Schmich wins Pulitzer: Somewhere, Brenda Starr is cheering

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Robservations on the media beat:



  • One year ago in this space, a former editor of the Chicago Tribune called Mary Schmich the most powerful woman in Chicago journalism. On Monday, the Pulitzer Prize committee named her the best columnist in America. In awarding Schmich the Pulitzer for commentary, the committee cited “her wide range of down-to-earth columns that reflect the character and capture the culture of her famed city.” Schmich, 58, a native of Savannah, Georgia, and graduate of Pomona College in Claremont, California, joined the Tribune in 1985. Minus a year off at Harvard University on a Nieman Fellowship, she’s been a columnist since 1992. For 25 years, she also moonlighted as author of Brenda Starr. When the comic strip about an ambitious and sassy female reporter ended its seven-decade run, Schmich wrote of herself: “The 10-year-old girl who lay on the living room floor reading the funnies all those years ago couldn't have hoped for more.” Except maybe to win her own Pulitzer.



  • Chicago’s other connection to the 2012 Pulitzer Prizes came via John Sullivan, a senior lecturer of journalism at Northwestern University and assistant director of the Medill Watchdog project. Before joining the Medill faculty last year, Sullivan co-led the team of Philadelphia Inquirer reporters who won the Pulitzer for public service for a seven-part series on violence in the city’s schools. “The reporting effort taught me what a diverse group of talented and dedicated reporters can do when harnessed together,” Sullivan said in a statement. “It’s the same principle at Watchdog.”



  • He’s keeping the waterfalls and the buffalo, but Bill Kurtis is selling 3,600 acres of his beloved Red Buffalo Ranch near Sedan, Kansas. “Selling it is like cutting off an arm,” the veteran Chicago news anchor and documentary producer (and native of Independence, Kansas) told the Wichita Eagle. “But the story is that we are coming out of this recession, and I wanted to clear some debt.” The land for sale is on the north end of his ranch, which Kurtis began acquiring in the 1990s. It’s said to be prime hunting ground for whitetail deer, turkey, prairie chicken and quail.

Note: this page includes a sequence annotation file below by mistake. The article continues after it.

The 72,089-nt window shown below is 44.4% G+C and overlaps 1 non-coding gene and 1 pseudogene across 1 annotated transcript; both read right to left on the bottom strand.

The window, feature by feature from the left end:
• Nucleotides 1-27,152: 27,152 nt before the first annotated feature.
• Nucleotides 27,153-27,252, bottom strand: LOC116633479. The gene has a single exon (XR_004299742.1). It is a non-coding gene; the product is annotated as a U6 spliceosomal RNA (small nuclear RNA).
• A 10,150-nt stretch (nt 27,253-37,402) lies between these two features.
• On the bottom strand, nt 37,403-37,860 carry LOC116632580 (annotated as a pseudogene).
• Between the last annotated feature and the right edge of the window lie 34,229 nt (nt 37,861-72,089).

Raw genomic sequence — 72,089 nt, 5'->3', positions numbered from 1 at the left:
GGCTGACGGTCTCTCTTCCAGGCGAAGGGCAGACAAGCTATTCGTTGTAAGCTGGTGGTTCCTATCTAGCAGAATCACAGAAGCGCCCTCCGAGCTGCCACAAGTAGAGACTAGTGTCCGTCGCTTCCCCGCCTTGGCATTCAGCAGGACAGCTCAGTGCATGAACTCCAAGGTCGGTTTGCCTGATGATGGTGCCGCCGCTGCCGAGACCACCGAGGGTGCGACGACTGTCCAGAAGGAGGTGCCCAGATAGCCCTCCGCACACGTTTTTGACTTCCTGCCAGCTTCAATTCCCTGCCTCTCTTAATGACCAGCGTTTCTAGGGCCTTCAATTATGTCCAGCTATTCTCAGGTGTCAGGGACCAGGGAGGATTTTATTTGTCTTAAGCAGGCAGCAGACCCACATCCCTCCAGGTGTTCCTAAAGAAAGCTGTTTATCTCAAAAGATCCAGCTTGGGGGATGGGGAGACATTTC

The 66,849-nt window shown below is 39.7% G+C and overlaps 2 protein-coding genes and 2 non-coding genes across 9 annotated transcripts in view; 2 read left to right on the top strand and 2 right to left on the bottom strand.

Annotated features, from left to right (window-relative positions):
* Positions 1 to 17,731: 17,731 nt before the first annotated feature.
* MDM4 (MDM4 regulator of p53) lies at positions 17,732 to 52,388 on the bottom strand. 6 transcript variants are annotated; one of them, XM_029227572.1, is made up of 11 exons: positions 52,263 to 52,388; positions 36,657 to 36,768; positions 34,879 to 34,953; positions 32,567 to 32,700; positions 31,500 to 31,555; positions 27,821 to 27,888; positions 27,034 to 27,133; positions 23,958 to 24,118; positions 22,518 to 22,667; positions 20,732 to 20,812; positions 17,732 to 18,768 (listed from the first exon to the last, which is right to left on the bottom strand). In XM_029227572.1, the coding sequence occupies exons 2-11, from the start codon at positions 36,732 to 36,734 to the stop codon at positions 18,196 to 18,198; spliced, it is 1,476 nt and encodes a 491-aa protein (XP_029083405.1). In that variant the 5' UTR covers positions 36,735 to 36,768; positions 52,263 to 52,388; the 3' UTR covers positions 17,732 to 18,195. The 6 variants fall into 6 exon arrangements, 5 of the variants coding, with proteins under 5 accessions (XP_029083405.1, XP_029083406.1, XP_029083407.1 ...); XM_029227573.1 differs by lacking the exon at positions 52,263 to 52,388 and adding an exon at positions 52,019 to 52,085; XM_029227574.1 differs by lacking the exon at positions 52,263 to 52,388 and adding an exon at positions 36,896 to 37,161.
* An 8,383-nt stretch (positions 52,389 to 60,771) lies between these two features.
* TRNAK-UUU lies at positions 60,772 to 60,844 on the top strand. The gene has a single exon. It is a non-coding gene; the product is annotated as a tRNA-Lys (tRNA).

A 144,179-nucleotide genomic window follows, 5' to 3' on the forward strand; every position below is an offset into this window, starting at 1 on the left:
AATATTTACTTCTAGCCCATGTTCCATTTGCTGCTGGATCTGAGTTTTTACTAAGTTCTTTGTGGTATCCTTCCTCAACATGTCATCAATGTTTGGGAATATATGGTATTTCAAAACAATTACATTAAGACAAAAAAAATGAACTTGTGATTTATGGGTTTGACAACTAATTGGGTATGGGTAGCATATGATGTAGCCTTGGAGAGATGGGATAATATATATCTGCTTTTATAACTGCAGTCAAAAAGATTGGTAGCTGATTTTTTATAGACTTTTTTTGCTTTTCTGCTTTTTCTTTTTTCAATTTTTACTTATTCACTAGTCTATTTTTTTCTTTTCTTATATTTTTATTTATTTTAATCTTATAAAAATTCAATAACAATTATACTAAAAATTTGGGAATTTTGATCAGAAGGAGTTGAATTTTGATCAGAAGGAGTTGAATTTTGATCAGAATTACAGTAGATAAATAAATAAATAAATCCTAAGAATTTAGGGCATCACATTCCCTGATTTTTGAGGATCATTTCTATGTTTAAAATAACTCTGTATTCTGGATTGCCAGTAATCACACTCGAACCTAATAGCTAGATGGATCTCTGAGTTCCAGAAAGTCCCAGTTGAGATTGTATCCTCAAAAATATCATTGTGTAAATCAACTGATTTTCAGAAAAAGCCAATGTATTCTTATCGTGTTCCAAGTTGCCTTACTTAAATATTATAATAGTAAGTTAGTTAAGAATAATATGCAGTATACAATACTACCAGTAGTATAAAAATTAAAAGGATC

• Arbitron ratings released Monday for the winter quarter brought more good news to Hubbard Broadcasting’s dynamic duo — classic rock WDRV-FM (97.1) and hot adult-contemporary WTMX-FM (101.9). The two stations tied for first place overall among listeners between 25 and 54 (the group most coveted by advertisers) with identical 5.3 percent shares. The Drive also topped the market among adults in middays with Bob Stroud and evenings with Phil Manicki, while the Mix led the way in mornings with megastars Eric Ferguson and Kathy Hart.



  • It’s the end of the line for the Chicago Independent Ad Network. After just six months in business, the consortium of civic-minded blogs and community news websites will cease operation as of April 30. From the Beachwood Reporter to Windy Citizen, 15 local sites were aligned with the network, which launched last fall with a $50,000 startup grant from the Chicago Community Trust. In announcing the closing, business manager Mike Fourcher said in a statement: “This unfortunate outcome is the result of two basic facts: there were not enough sales to pay for continuing operations and not enough outside funding to keep the network in operation.”



  • Two of Chicago’s premier talk stations — Tribune Co. news/talk WGN-AM (720) and Midway Broadcasting urban news/talk WVON-AM (1690) — are the latest to join iHeartRadio, the customizable digital radio service owned by Clear Channel. Both will be part of the service’s free worldwide distribution through the Internet and via mobile devices and other apps. (WGN previously announced its addition to TuneIn.) Calling it a “win-win for both WVON and iHeartRadio,” Melody Spann Cooper, chairman of Midway Broadcasting, said: “We’ll reach a national audience, our listeners will have the benefit of taking the station wherever they go by using their smart phones, and iHeartRadio gets the benefit of our best-in-class urban talk format.”



  • The return of Jonathon Brandmeier’s weekly late-night variety show Friday delivered top ratings for NBC 5. Brandmeier finished first not only in overall households but among viewers between 25 and 54, according to Nielsen figures. Not bad for a low-budget experiment that had been off the air since Johnny B. made his radio comeback last December. The show also airs at various times on the NBC Chicago NonStop digital channel.


 


 



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